So there I was, stumbling along this mud road in total darkness, praying and wondering why I wasn’t home eating beans’n’rice and watching a zombie movie. There were occasional sounds on either side, something or something else moving around in the underbrush, probably opossums or rabbits, but possibly bears and coyotes. I had a Ka-bar on me, in addition to the little knife that I always carry. I would fight a bear if I had to. It was definitely a scary experience. Mostly though, it was just putting one foot in front of the other, slowly, watching that strip of sky that was open over the road, feeling with every step the ground. I stumbled a few times, but only fell down once, when I stepped into a gulley that ran across the road and over the drop. There’s a concrete bridge that crosses a creek near the end of the road, so when I got to it I knew I was close. Then the strip of open sky just stopped. I was at the end of the road. It was almost disappointing. I had gotten used to walking along in the dark, had become okay with it. I suddenly felt that I could walk all night.
The act that I had set out to do was to walk to the end of the road, unless I had to fight a bear or something. So I turned around and started walking back. On the way back, I continued to pray, to ask for guidance regarding BDSR, my visual art, my daughter. And an answer came: “Just keep going”. It was that simple. Just continue to do what you’re doing. Just keep on walking, blind and trusting, and what will happen will happen.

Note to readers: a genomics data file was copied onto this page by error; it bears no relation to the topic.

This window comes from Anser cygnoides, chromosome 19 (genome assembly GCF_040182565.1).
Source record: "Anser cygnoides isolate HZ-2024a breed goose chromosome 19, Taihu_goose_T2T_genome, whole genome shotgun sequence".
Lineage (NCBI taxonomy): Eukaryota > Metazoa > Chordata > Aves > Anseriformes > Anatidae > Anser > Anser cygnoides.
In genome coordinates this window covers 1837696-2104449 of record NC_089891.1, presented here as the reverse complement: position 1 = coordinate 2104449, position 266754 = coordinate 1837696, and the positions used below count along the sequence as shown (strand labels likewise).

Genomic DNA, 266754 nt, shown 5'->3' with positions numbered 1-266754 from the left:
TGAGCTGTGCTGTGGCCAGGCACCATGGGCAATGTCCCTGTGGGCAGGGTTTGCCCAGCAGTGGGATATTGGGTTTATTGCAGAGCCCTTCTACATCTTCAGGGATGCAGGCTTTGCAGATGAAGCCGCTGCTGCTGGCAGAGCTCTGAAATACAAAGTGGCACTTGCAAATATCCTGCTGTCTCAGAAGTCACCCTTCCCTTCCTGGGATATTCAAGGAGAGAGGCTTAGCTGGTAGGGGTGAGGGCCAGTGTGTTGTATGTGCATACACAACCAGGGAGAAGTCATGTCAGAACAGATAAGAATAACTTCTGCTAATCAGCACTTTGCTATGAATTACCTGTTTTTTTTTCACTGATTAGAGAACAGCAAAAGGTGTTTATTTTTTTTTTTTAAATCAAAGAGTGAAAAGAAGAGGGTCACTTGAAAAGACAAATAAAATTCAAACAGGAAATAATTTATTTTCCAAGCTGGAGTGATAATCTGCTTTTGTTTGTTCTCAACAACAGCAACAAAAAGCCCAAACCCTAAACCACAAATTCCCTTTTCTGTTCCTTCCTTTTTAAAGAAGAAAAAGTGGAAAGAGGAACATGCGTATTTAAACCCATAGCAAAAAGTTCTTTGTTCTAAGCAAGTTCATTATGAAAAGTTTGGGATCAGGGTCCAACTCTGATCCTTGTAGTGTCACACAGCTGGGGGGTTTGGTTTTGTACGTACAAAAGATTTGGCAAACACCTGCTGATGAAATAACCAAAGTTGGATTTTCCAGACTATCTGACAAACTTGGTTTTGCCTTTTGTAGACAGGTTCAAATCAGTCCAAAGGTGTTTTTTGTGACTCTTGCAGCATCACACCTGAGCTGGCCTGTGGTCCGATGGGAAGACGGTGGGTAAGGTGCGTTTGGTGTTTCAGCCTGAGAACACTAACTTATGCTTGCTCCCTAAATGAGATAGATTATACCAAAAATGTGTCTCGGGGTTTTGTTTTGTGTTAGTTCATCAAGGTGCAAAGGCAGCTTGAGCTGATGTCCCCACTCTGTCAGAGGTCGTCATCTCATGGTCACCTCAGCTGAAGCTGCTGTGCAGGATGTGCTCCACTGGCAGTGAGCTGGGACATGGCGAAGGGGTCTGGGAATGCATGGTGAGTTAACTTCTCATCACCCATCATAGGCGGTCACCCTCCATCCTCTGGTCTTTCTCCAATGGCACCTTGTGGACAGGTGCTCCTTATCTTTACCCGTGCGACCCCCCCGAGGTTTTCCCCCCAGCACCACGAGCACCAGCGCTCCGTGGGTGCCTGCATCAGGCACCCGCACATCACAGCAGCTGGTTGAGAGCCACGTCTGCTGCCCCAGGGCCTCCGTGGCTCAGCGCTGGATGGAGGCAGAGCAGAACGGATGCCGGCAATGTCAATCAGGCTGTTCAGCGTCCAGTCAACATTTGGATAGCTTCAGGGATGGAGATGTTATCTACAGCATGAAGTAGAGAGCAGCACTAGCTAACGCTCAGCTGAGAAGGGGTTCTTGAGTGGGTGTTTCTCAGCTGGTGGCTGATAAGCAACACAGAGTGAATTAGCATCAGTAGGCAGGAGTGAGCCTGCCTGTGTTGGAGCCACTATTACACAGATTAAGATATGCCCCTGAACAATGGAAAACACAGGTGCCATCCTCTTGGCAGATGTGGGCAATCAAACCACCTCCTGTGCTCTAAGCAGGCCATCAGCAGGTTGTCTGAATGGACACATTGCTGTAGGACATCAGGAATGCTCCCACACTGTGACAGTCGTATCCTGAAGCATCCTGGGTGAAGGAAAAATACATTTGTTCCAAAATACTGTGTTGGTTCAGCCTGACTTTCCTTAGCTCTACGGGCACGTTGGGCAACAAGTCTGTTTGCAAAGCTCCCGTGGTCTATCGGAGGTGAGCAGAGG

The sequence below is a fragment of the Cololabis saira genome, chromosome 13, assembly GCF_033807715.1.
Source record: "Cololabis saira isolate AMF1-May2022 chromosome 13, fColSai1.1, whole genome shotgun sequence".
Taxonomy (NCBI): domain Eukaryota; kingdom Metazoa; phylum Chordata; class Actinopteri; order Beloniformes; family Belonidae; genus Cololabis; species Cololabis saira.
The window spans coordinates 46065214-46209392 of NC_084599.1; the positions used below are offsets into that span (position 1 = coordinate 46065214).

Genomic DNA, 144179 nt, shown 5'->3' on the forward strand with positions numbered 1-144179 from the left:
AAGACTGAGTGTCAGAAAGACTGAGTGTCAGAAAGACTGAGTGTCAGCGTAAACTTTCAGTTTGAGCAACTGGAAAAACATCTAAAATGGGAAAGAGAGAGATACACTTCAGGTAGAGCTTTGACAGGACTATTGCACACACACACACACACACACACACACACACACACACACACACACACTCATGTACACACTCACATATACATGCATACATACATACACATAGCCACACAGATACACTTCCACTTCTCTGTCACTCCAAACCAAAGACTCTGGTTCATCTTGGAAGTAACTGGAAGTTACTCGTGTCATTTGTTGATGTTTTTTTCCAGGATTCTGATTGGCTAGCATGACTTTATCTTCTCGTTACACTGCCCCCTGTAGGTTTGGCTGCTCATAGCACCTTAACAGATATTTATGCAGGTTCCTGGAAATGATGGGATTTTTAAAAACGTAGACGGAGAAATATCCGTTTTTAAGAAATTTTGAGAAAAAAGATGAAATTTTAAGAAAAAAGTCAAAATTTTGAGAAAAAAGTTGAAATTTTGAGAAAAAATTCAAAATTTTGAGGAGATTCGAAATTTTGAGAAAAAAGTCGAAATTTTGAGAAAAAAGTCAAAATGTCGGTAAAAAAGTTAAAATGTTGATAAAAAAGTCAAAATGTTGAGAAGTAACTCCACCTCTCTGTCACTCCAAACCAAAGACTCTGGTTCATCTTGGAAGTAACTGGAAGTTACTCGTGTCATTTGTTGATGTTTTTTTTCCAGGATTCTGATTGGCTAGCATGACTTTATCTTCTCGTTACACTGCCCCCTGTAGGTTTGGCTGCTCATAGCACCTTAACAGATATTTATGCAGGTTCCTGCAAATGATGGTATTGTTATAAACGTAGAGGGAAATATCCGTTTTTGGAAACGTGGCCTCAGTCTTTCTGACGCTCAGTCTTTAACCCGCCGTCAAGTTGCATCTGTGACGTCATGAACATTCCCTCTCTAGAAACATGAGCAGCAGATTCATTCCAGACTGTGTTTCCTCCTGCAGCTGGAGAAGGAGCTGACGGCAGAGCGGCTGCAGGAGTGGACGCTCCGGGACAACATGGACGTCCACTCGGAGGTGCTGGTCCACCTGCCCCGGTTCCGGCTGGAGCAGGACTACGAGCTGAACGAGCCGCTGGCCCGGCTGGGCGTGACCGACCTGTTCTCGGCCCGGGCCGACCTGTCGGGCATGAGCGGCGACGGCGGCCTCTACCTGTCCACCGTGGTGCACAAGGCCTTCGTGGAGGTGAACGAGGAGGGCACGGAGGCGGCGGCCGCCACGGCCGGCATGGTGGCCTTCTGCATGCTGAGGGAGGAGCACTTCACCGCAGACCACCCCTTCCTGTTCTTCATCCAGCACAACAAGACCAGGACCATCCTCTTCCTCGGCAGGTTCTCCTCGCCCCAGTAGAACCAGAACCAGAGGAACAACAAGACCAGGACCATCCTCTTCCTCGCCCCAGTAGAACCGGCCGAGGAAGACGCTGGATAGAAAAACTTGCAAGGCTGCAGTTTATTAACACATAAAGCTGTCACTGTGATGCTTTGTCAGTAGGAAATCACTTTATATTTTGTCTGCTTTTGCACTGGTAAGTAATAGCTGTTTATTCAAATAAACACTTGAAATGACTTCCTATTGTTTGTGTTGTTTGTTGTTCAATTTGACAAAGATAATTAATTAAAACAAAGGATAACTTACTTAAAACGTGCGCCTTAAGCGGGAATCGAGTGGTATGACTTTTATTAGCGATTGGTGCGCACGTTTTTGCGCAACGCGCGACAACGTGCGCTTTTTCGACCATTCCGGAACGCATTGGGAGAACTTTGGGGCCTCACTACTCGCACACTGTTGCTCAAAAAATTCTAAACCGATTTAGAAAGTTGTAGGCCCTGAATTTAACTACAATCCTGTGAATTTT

Just keep going. That’s pretty much always the answer. I have gotten different ones – “Quit the job”, “Stop being such an arrogant asshole” – but the vast majority of the time I’m out seeking some kind of guidance, it’s because nothing much has happened and I’ve gotten all jammed up in my head thinking that I should do some something, something dramatic, to fuck shit up. I can handle crisis. You give me a burning orphanage or a fighting bear and I know exactly what to do. Let me be for a while, let a couple months of slow, gradual development happen, and I start to get edgy. Then I find myself out in the woods doing something that other people have the sense not to do – walking a road in the dark was a fairly mild one – crying out for a vision or a sign or a burning wheel within a wheel or something. The answer is usually just keep going.
The final step in the shamanic thing is sharing what I’ve learned. See, I do this shit so you don’t have to.
If you’re not living in the way of the Spirit(s), then this doesn’t apply to you. This is for people who are already committed to a course of action and being that is in accord with whatever form of spirituality that makes the most sense or has the most appeal for them. People without any form of spirituality – well, I dunno. Do whatever. Maybe that’ll work out for you. People who are walking on a spiritual path and who have the occasional doubts because it seems like nothing is happening and/or there appear to be some dark clouds on the horizon, possibly of a dark financial nature because you don’t have a regular job and there ain’t no income comin’ in, just keep going. The way may be dark, there may be bears in the woods, but just keep going.
Brown Hat the Espresso Shaman
The pun is always intended.